from the civil rights era. “It would give closure for us,” saidPhalba O’Quinn Plummer, who is now 71. “It would reallyhelp a lot for all of us to know what happened.”The FBI is currently reviewing approximately100 cases that it may reopen; 84 of the victims have beennamed, and of those, 34 are from Mississippi. The truenumber of unresolved cases, however, is unknown. A re-view of a relatively narrow set of FBI and state documentsfound references to at least seven murders in Mississippithat are not on the published FBI list.The lack of justice for Samuel O’Quinn and otherBlacks murdered during the civil rights struggles of the1950s and ‘60s is the haunting background for currentevents that every so often lay bare the broken promises ofa supposedly post-civil rights society: the double standardof justice meted out to the Jena 6; the vast numbers ofpeople, overwhelmingly Black, treated as disposableduring and after Hurricanes Katrina and Rita; the Klan-liketorture and rape of Megan Williams.Last June, the U.S. House of Representatives passedthe Emmett Till Unsolved Civil Rights Crime Act (known asthe “Till Bill”), which would allocate $13.5 million annuallyfor a special FBI office and Civil Rights Division unit toinvestigate civil rights-era crimes in coordination withlocal and state authorities. The Till Bill passed the Housein June, but Senator Tom Coburn of Oklahoma placed ahold on the bill, keeping it stuck in the Senate through atleast the winter recess.
The O’Quinns were a prosperous Black family in 1950’sMississippi. A graduate of the Tuskegee Institute, SamuelO’Quinn was a certified plumber, electrician and carpenter.After working as the assistant town engineer and as theonly plumber in Centreville, he opened O’Quinn’s Café withhis wife, Ida, in 1937. He also owned and operated33 jukeboxes throughout southwest Mississippi.In the mid-1940s, O’Quinn obtained his mortician’slicense and opened a funeral home. He sold the jukeboxroutes and invested in real estate. The O’Quinns ownedmost of the properties in the Quarters, which was low-income housing for Blacks and essentially the ghetto ofthe small rural town of 1,200 people. They bought theWhitaker Plantation on Highway 33 in the late 1940s andfarmed the land, raising and selling peppers, soy beansand cotton.On Sundays, O’Quinn went from one church to anotherselling burial policies, which a person could pay into andeventually meet the cost of his or her own burial. Duringthese visits, he also organized benevolent associations,community groups that together paid into a fund for com-munity members when they were in need.“It was kind of a self-help group,” explained RanceO’Quinn, one of Samuel O’Quinn’s sons, now 70, “but theylater grew, and every time you organize people, others getsuspicious.”The O’Quinns were, in fact, as well-to-do as anyone inCentreville, Black or white. The 11 O’Quinn children neverhad to work for whites, which was most unusual and anaffront to the white supremacist mentality of the time.On August 14, 1959, Samuel O’Quinn picked up hiswife at their café, just off Main Street, as he did every nightat 11:00 pm. That night, their 7-year-old son, Roy, was withIda at the café. On the ride home, Roy stood between hisparents on the front seat. As usual, O’Quinn stopped, gotout of the car to open their front gate and then drove thecar in. He was shot when he got back out of the car toshut the gate.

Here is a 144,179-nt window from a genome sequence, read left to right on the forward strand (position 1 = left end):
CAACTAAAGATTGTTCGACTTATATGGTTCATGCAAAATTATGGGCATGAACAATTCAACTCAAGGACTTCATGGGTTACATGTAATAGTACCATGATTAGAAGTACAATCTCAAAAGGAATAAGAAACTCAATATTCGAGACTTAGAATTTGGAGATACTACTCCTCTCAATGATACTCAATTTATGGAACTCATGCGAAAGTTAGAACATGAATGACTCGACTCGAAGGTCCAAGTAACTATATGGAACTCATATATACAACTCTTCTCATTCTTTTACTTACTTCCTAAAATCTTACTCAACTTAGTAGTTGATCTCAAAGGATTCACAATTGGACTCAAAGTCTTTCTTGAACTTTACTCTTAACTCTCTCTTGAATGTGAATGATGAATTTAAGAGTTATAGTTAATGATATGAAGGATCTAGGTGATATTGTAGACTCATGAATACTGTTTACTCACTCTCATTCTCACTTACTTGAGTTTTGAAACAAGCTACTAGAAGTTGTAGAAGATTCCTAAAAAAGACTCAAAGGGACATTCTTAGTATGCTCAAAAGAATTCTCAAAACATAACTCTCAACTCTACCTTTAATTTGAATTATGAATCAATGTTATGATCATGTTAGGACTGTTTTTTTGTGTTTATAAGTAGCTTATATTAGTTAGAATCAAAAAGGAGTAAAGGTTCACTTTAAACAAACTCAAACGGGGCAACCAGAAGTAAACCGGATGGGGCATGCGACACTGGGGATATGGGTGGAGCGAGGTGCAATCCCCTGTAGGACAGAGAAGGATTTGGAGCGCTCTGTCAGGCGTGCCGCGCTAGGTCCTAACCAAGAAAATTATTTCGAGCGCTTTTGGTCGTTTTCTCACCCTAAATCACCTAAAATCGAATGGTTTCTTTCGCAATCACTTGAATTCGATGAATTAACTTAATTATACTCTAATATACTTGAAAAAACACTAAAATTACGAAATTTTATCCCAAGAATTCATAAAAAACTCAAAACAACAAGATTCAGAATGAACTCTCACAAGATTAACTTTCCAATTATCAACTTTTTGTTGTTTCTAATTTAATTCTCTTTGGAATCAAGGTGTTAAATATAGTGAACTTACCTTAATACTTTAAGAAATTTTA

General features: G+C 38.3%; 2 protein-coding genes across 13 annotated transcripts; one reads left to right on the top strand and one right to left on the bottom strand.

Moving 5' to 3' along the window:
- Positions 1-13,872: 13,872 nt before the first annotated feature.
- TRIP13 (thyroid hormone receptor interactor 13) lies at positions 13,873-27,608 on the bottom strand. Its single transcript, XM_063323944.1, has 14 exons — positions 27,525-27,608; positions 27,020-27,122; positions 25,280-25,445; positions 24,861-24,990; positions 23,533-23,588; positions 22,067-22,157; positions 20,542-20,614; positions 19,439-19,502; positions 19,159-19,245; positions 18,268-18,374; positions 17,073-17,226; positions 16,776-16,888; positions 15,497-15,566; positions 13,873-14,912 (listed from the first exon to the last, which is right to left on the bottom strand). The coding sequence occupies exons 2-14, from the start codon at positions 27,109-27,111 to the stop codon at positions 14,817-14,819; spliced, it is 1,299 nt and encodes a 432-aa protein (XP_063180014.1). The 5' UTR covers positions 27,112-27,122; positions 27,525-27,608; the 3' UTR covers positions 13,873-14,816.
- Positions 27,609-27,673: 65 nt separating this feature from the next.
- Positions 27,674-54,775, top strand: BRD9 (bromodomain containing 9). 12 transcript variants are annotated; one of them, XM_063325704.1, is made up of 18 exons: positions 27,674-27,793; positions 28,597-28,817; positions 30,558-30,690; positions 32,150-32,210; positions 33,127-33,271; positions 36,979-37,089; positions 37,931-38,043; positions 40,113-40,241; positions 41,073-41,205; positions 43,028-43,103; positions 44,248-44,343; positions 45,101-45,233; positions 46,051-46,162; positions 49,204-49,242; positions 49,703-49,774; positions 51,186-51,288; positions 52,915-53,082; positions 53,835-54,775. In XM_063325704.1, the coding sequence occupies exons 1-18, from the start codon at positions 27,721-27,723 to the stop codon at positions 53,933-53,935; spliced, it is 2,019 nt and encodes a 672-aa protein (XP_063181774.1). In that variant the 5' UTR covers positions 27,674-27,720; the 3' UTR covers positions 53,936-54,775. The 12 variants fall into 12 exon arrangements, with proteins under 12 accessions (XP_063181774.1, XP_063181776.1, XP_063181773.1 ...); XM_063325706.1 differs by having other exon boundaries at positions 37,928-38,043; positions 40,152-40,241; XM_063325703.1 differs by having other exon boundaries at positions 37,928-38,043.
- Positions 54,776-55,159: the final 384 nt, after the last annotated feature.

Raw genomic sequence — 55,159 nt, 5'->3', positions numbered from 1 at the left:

O’Quinn’s children say their father became a target formurder because of rumors circulating about him. In 1957,O’Quinn had spent three weeks in Springfield, Massachu-setts. The speculation in Centreville was that he had gonenorth to attend the NAACP convention.Within a week of O’Quinn’s murder, NAACP Missis-sippi Field Secretary Medgar Evers went to Centreville toinvestigate.Centreville is in southwest Mississippi, an area notori-ous even in Mississippi for violence and unusually heavyKu Klux Klan activity. An NAACP memo relayed Evers’findings: “Mr. O’Quinn [was] not a member of the NAACPnor an advocator of its program. He was not even aregistered voter and, therefore, his murder was not reallyconnected with political activities. Rather, it is believedhe was murdered by someone interested in obtaining
o’Quinn’s Children saY their Father beCame a target For murder beCause oFrumors CirCulating that he had gone north to attend the naaCp ConVention.